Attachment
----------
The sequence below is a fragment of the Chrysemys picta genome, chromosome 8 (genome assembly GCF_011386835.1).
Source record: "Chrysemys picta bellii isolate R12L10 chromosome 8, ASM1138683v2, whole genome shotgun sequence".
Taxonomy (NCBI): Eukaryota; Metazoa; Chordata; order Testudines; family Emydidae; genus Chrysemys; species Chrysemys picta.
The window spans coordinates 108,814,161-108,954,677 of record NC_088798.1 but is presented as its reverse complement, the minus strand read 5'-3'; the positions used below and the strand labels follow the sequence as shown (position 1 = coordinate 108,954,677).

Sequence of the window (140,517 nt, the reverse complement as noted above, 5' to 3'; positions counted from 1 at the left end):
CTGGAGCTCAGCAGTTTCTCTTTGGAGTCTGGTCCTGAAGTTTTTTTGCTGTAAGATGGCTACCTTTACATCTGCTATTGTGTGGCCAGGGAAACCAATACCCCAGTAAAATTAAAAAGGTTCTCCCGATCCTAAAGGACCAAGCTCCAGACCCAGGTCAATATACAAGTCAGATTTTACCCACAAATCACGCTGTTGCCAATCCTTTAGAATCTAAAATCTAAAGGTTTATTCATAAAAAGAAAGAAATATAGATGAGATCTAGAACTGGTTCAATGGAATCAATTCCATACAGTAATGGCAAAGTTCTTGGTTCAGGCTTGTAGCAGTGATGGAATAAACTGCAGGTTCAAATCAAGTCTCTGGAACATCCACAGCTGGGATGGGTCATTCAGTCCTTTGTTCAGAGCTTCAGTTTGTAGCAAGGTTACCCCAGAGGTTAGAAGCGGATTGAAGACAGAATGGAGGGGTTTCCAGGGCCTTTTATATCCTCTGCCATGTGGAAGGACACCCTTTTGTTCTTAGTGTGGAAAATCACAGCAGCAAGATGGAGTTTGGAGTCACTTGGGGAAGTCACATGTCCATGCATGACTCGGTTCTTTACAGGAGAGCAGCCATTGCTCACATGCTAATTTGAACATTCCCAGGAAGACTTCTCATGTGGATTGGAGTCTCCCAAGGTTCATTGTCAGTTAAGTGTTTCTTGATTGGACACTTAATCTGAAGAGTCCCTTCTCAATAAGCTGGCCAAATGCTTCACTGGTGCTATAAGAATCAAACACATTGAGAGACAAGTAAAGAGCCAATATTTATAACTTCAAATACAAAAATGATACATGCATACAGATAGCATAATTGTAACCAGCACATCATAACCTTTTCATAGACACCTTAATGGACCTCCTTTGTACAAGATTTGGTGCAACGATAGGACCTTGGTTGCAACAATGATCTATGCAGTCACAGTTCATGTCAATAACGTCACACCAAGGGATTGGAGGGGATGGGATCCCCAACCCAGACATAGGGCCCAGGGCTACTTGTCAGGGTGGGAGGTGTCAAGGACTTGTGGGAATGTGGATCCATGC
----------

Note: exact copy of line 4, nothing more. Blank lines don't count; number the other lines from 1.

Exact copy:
The window spans coordinates 108,814,161-108,954,677 of record NC_088798.1 but is presented as its reverse complement, the minus strand read 5'-3'; the positions used below and the strand labels follow the sequence as shown (position 1 = coordinate 108,954,677).